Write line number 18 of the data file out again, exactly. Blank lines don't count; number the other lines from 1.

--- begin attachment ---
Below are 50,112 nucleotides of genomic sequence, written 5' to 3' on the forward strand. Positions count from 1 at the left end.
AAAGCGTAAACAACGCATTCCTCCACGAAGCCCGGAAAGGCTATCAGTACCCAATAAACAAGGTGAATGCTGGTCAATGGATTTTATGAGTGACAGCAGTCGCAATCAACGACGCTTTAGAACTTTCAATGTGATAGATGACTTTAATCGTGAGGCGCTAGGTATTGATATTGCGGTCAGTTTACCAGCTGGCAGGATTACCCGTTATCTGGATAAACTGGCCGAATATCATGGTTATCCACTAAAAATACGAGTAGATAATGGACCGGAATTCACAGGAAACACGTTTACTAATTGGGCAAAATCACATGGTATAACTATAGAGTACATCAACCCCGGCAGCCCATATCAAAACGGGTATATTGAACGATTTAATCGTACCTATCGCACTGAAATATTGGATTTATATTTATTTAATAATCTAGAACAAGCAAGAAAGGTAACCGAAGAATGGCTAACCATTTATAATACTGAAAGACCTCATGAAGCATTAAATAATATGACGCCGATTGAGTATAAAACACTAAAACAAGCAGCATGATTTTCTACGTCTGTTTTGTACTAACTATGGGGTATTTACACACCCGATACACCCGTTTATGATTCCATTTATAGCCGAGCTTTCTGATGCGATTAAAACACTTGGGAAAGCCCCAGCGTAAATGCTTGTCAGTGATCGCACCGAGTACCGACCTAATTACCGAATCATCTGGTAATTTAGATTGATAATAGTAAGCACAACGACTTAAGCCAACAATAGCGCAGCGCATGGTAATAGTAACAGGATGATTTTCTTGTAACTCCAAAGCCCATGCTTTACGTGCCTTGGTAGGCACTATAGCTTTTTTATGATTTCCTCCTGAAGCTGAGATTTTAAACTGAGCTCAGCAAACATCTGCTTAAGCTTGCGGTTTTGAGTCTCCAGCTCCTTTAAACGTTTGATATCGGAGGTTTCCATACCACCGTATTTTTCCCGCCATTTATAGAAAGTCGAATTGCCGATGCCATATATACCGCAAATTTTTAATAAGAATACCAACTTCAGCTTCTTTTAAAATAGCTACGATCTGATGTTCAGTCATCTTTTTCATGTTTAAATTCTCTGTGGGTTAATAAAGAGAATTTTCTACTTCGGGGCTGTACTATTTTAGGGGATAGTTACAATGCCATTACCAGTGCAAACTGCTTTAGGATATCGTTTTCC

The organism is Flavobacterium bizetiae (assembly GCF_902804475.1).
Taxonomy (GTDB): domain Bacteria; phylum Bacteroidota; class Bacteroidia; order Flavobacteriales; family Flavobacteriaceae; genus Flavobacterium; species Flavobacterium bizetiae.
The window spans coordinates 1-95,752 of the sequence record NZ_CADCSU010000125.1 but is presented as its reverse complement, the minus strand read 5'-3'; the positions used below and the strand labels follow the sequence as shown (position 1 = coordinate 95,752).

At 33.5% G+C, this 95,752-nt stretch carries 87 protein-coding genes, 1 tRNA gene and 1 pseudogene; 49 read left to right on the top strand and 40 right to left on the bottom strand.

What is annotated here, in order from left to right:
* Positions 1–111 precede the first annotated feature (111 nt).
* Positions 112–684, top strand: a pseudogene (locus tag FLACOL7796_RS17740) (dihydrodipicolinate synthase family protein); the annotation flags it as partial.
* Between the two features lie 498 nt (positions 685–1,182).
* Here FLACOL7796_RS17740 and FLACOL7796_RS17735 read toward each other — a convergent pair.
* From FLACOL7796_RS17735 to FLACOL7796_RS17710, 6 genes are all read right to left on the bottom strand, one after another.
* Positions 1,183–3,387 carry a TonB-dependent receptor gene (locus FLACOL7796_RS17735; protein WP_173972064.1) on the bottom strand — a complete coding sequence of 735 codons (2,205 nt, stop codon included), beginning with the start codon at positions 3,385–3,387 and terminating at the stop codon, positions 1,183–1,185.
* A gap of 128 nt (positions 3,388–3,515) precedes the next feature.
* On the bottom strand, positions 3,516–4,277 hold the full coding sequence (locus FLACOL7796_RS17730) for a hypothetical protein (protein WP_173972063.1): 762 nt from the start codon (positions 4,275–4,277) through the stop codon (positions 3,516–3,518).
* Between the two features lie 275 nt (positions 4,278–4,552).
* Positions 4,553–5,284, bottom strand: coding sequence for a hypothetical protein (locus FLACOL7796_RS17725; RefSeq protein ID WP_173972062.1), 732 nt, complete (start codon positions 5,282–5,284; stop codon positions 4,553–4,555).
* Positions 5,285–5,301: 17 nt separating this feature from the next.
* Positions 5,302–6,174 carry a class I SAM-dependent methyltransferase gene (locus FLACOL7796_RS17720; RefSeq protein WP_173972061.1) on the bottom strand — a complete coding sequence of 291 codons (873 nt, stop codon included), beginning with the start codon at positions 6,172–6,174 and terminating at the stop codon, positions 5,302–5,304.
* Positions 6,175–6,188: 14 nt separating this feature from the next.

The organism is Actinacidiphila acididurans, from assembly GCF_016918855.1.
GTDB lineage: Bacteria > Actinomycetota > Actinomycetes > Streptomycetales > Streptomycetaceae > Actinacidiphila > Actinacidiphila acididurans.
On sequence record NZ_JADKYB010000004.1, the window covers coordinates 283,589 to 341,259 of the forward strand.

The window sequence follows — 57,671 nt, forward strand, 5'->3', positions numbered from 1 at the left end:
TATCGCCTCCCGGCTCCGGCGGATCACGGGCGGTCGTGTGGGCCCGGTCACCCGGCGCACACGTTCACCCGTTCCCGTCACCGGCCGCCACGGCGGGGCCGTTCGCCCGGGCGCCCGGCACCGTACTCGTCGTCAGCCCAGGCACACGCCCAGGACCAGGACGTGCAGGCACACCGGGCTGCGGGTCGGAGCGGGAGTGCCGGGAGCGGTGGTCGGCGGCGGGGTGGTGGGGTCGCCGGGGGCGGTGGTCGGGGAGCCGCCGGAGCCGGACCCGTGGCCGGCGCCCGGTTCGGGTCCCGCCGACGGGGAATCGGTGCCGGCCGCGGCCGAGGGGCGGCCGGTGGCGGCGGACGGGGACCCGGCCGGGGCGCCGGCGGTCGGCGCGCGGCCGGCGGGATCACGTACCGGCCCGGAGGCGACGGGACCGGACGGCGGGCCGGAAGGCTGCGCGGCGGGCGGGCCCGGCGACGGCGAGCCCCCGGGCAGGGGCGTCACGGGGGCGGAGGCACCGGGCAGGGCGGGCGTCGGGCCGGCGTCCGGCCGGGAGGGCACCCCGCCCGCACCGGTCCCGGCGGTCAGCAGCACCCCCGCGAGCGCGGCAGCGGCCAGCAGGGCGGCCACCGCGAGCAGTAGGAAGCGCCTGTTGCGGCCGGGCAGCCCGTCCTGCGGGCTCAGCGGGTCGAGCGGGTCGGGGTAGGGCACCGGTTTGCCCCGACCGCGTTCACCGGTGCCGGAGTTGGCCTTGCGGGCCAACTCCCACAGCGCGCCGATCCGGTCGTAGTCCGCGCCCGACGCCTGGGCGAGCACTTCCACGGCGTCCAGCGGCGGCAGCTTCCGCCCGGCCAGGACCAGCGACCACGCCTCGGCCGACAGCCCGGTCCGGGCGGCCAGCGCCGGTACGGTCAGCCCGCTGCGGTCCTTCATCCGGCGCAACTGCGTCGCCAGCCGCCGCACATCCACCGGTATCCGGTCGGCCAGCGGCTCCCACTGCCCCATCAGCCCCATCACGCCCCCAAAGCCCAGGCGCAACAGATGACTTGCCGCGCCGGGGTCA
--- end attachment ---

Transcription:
* Positions 5,285–5,301: 17 nt separating this feature from the next.